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Gently Used

by Cathy Cruise

Honorable Mention, 2019 Fiction Collections

 
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It was her daughter who’d begged for a guinea pig. For Christmas, from Santa. And since it wasn’t an overly expensive request (although at the time Claire had no idea how costly it would prove to be), she’d said maybe. Because her daughter still believed, and because Claire figured Hannah’s faith wouldn’t last long if she didn’t get a guinea pig when she’d painstakingly scrawled it at the top of her Christmas list, after looking up how to spell guinea.

She’d been sure Paul would say no. But sometimes she forgot how helpless Hannah could make him, and he’d unexpectedly agreed. So, even though Claire sneezed and saw red welts appear on her wrists whenever she touched the animals in those glass kiosks at pet stores, she searched Craigslist in mid-December for a guinea pig.

She often bought “gently used” items from Craigslist—barstools, a TV stand, a giant Barbie playhouse when Hannah was little, a couch so old and worn they called it The Maneater because you had to grab onto an arm to yank yourself out of it. That one she should have turned down, but she had a bad habit of feeling pressured to buy once she was face-to-face with a seller.

On Craigslist, someone was selling a guinea pig, cage, food, water bottle, and pigloo (whatever that was) for fifty dollars. She emailed the seller, who lived in Washington, DC, and asked if they could meet halfway. Ten minutes later, the response read: “Petco in Tysons? You’ll need more supplies anyway. Friday at 7?”

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It was an oddly warm night for December, so balmy Claire rolled her window down on her way to Tysons Corner, weaving past strip malls and plazas mobbed with Christmas shoppers. The seller had told her to look for a blue SUV with DC plates, but Claire didn’t see a car like that when she pulled into the Petco lot. Idling in her parking spot, watching traffic on Route 7 crawl past, brake lights indistinguishable from the flashing Christmas bulbs stippling the road, it dawned on her she had no idea who she’d be meeting—man, woman, serial killer, saint. She decided to head inside the store, and straight to the Cavy Cove section.

Hay, food pellets, orchard grass, berry nibblers, and cedar chips lined the shelves. Just looking at the array exhausted her. But lately everything required effort. You’d think by the time her daughter reached ten , well beyond the years of needing Claire so fiercely, she’d feel rested. But the fact that Hannah managed just fine without her now only seemed to sap the last of her strength.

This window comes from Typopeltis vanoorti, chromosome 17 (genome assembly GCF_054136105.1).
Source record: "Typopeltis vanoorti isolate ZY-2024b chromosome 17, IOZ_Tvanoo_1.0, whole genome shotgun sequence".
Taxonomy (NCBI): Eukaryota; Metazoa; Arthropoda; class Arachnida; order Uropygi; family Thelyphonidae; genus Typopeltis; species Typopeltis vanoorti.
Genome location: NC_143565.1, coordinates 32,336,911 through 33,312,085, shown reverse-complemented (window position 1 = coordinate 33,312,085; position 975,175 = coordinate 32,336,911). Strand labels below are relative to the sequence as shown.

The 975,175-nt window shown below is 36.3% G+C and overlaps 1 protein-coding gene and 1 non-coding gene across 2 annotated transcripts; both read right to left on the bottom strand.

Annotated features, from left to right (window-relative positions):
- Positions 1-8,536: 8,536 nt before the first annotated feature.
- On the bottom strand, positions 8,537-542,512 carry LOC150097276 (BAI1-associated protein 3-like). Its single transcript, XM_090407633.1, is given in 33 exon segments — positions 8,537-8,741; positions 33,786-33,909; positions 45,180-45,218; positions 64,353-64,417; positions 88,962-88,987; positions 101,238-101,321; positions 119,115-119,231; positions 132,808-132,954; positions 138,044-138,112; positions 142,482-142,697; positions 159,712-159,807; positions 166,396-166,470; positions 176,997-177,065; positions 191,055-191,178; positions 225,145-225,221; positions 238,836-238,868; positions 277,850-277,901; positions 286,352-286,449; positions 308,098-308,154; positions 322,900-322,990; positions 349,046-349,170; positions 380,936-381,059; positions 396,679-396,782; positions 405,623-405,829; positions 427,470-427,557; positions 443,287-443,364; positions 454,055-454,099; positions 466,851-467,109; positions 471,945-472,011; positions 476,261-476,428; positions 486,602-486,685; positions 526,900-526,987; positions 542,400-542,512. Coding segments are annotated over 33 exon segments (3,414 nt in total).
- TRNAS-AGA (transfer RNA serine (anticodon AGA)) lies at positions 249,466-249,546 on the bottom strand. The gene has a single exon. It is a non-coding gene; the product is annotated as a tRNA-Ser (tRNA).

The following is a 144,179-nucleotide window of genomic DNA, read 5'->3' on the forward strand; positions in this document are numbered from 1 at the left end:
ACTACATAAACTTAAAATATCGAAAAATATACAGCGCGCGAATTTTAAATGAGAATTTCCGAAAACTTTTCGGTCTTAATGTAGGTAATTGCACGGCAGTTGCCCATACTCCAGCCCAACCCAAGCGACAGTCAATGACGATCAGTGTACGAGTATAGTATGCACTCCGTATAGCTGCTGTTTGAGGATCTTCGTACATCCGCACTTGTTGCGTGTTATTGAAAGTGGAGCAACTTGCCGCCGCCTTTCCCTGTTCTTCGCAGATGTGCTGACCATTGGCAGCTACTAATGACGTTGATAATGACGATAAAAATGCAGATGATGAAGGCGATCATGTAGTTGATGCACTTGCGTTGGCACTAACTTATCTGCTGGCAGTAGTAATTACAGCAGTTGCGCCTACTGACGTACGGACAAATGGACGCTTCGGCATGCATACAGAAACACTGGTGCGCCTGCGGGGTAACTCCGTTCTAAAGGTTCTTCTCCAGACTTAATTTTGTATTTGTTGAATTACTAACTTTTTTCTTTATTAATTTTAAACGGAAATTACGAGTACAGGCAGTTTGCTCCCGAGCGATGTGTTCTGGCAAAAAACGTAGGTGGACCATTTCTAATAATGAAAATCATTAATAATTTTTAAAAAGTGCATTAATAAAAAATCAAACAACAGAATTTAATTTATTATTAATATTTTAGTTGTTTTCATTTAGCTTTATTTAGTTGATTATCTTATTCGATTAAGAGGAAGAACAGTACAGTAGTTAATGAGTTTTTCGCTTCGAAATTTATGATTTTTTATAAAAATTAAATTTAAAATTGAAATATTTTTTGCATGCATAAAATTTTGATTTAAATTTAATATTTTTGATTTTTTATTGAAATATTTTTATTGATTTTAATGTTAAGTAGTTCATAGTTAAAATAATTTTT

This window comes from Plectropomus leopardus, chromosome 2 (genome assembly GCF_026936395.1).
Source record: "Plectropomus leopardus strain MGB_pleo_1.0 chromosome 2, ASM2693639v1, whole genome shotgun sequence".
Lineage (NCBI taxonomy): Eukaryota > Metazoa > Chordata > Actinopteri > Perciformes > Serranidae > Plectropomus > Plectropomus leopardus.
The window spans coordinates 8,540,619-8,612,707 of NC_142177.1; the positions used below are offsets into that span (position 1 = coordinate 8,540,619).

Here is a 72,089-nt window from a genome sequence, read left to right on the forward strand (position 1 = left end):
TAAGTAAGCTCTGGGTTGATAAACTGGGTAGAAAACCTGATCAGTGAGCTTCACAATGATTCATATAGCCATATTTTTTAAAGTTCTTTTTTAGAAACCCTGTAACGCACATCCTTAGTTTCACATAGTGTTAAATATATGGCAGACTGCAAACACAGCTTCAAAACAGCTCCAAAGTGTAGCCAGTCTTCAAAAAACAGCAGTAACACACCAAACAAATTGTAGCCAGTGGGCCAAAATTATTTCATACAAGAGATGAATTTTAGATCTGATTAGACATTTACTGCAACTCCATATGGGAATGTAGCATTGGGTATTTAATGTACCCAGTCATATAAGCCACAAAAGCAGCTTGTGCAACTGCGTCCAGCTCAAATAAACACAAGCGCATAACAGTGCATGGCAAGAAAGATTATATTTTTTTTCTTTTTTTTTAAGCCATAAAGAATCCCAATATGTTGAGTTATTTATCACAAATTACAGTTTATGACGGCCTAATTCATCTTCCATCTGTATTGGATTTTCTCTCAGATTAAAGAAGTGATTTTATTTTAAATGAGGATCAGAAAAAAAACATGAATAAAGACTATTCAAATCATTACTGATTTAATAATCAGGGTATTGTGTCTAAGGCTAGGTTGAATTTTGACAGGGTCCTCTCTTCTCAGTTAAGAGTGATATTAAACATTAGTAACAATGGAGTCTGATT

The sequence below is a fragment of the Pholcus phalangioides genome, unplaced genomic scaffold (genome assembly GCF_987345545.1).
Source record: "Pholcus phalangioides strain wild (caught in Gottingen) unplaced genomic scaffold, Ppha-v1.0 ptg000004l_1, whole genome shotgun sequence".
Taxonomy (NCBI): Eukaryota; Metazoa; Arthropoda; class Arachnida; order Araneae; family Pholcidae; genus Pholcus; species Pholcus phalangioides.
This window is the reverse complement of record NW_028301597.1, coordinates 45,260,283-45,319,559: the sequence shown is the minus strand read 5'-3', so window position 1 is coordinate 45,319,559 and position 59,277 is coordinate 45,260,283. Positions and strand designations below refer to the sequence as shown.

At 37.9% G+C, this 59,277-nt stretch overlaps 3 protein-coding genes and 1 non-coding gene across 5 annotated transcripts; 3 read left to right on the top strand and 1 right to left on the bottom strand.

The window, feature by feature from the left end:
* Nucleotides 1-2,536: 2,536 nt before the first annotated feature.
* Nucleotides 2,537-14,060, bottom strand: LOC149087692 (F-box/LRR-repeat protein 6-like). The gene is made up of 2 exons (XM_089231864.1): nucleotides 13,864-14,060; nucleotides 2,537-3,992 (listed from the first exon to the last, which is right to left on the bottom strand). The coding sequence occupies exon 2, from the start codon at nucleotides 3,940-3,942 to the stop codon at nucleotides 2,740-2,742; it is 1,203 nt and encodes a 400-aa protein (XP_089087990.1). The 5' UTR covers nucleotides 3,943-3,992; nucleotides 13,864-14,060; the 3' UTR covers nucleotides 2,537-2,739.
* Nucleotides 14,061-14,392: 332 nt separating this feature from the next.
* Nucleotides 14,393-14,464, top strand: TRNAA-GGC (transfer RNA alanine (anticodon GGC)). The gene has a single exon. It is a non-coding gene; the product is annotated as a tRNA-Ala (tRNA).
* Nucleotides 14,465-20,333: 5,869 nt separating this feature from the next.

“She’s growing up.” Paul would shrug, when she’d mention it. “What did you expect?”

Not this, she thought, picking up a Super Comfy Pet Harness and Leash (a leash, for a guinea pig?). She hadn’t expected this drained, inadequate sensation. As if, now that everything was winding down, something else desperately needed to start.

“Excuse me?”

Claire turned toward a faded black t-shirt, leather jacket, and the most piercing blue eyes she’d ever seen on a human. The word “human” actually occurred to her, because the eyes bore a real similarity to her neighbor’s Husky dog and its frosty stare.

“You Claire?” the man asked.

“I…yes. Hi.” She stuck out her hand.

“Nick,” he said. “Figured you’d be in here. Sorry I’m late. I don’t really know my way around here.”

His dark hair was on the longer side, and his eyes darted restlessly about the store as he squeezed her fingers.

“I was just…” Claire slid her hand away and swept her palm toward the shelves. “There’s so much to choose from.”

“Ah, you don’t need most of this crap. Here.” He reached past her to grab a suitcase-sized bag of hay, which he tossed into the air, caught, and tucked under his arm.

“Buy in bulk and you won’t have to run to the store so much. I brought you a bag of pellets. That’s their diet—hay and pellets every day. And fresh veggies. That was the hardest to keep up with—I mean, I usually have lettuce around, but they can’t eat iceberg. Seemed like I was always running out for cilantro or parsley. Course, you’re probably a real cook. Keep a fully stocked fridge?”

Claire nodded, not to answer, but to stall while deciding what was happening. Was he hitting on her? Ridiculous. All he’d asked was what was in her refrigerator, so really, where was this coming from? It was the way he asked it, she decided, with one blue eye winking…was it winking? She couldn’t see the other side of his face, so maybe it was only a blink.

“Doesn’t your wife cook?” she asked.

He grunted. “That’s why I have the pigs. Divorced. Overindulging my daughter. Said she misses the cat too much when she’s at my place, so―” He shrugged. “But she lost interest in them.”

“Them?”

“Oh. Yeah!” He chuckled. His laugh was throaty, infectious. “I was going to let her keep one, but after you answered the ad she said she didn’t want to split them up. She’s right. They need a partner or they go ape shit or something. Get so lonely they could croak. So yeah, two. No extra charge.”

Claire swallowed. Paul would love this news.

“You’ll need this too,” he said, lifting a bag of cedar bedding, nearly as large as the first one.

“Oh,” Claire said, “I was reading about that online. How paper bedding is best? More absorbent or...”

“Nah. Look, this is only eight bucks. Paper’s twelve.”

He walked toward the register, and even though Claire had planned to pick up a few more things, he continued talking to her over his shoulder, so she followed.